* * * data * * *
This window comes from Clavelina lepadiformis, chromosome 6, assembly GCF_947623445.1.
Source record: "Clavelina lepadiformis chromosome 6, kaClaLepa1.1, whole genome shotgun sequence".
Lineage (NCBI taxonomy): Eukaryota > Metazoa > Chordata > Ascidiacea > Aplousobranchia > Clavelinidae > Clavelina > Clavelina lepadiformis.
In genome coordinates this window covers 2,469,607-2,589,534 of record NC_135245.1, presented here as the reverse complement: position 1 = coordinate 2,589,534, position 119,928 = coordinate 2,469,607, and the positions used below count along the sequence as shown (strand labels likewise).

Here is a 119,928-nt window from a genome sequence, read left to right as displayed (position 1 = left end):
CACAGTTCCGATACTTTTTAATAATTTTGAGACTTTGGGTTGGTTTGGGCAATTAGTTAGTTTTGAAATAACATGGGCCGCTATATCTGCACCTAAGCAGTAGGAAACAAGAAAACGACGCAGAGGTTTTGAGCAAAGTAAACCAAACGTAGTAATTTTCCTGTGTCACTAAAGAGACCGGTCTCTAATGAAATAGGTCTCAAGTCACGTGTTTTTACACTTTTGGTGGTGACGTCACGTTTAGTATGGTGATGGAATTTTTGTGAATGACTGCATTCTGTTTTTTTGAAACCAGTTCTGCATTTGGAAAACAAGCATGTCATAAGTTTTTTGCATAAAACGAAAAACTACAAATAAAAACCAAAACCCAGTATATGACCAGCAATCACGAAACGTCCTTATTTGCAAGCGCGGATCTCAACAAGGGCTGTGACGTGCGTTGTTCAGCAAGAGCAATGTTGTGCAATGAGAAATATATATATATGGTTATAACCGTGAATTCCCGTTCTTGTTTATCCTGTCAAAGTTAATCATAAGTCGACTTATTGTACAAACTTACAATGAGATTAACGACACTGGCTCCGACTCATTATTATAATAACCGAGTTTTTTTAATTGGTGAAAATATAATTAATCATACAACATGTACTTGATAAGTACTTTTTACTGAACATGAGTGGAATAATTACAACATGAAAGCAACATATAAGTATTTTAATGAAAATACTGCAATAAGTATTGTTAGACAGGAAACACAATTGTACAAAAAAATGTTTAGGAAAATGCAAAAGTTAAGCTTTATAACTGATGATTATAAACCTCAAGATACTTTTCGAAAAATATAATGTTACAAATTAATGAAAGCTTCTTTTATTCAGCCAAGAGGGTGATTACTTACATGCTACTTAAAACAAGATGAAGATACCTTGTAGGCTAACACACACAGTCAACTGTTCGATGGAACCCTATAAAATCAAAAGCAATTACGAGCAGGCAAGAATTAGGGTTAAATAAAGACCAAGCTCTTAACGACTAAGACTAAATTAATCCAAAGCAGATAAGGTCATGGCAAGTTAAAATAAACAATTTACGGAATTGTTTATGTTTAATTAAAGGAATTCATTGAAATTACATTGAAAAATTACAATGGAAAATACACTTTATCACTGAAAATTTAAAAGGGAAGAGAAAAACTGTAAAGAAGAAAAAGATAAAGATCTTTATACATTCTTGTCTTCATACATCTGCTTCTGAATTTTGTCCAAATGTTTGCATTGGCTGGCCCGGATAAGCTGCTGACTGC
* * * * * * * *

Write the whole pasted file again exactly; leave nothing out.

This window comes from Clavelina lepadiformis, chromosome 6, assembly GCF_947623445.1.
Source record: "Clavelina lepadiformis chromosome 6, kaClaLepa1.1, whole genome shotgun sequence".
Lineage (NCBI taxonomy): Eukaryota > Metazoa > Chordata > Ascidiacea > Aplousobranchia > Clavelinidae > Clavelina > Clavelina lepadiformis.
In genome coordinates this window covers 2,469,607-2,589,534 of record NC_135245.1, presented here as the reverse complement: position 1 = coordinate 2,589,534, position 119,928 = coordinate 2,469,607, and the positions used below count along the sequence as shown (strand labels likewise).

Here is a 119,928-nt window from a genome sequence, read left to right as displayed (position 1 = left end):
CACAGTTCCGATACTTTTTAATAATTTTGAGACTTTGGGTTGGTTTGGGCAATTAGTTAGTTTTGAAATAACATGGGCCGCTATATCTGCACCTAAGCAGTAGGAAACAAGAAAACGACGCAGAGGTTTTGAGCAAAGTAAACCAAACGTAGTAATTTTCCTGTGTCACTAAAGAGACCGGTCTCTAATGAAATAGGTCTCAAGTCACGTGTTTTTACACTTTTGGTGGTGACGTCACGTTTAGTATGGTGATGGAATTTTTGTGAATGACTGCATTCTGTTTTTTTGAAACCAGTTCTGCATTTGGAAAACAAGCATGTCATAAGTTTTTTGCATAAAACGAAAAACTACAAATAAAAACCAAAACCCAGTATATGACCAGCAATCACGAAACGTCCTTATTTGCAAGCGCGGATCTCAACAAGGGCTGTGACGTGCGTTGTTCAGCAAGAGCAATGTTGTGCAATGAGAAATATATATATATGGTTATAACCGTGAATTCCCGTTCTTGTTTATCCTGTCAAAGTTAATCATAAGTCGACTTATTGTACAAACTTACAATGAGATTAACGACACTGGCTCCGACTCATTATTATAATAACCGAGTTTTTTTAATTGGTGAAAATATAATTAATCATACAACATGTACTTGATAAGTACTTTTTACTGAACATGAGTGGAATAATTACAACATGAAAGCAACATATAAGTATTTTAATGAAAATACTGCAATAAGTATTGTTAGACAGGAAACACAATTGTACAAAAAAATGTTTAGGAAAATGCAAAAGTTAAGCTTTATAACTGATGATTATAAACCTCAAGATACTTTTCGAAAAATATAATGTTACAAATTAATGAAAGCTTCTTTTATTCAGCCAAGAGGGTGATTACTTACATGCTACTTAAAACAAGATGAAGATACCTTGTAGGCTAACACACACAGTCAACTGTTCGATGGAACCCTATAAAATCAAAAGCAATTACGAGCAGGCAAGAATTAGGGTTAAATAAAGACCAAGCTCTTAACGACTAAGACTAAATTAATCCAAAGCAGATAAGGTCATGGCAAGTTAAAATAAACAATTTACGGAATTGTTTATGTTTAATTAAAGGAATTCATTGAAATTACATTGAAAAATTACAATGGAAAATACACTTTATCACTGAAAATTTAAAAGGGAAGAGAAAAACTGTAAAGAAGAAAAAGATAAAGATCTTTATACATTCTTGTCTTCATACATCTGCTTCTGAATTTTGTCCAAATGTTTGCATTGGCTGGCCCGGATAAGCTGCTGACTGC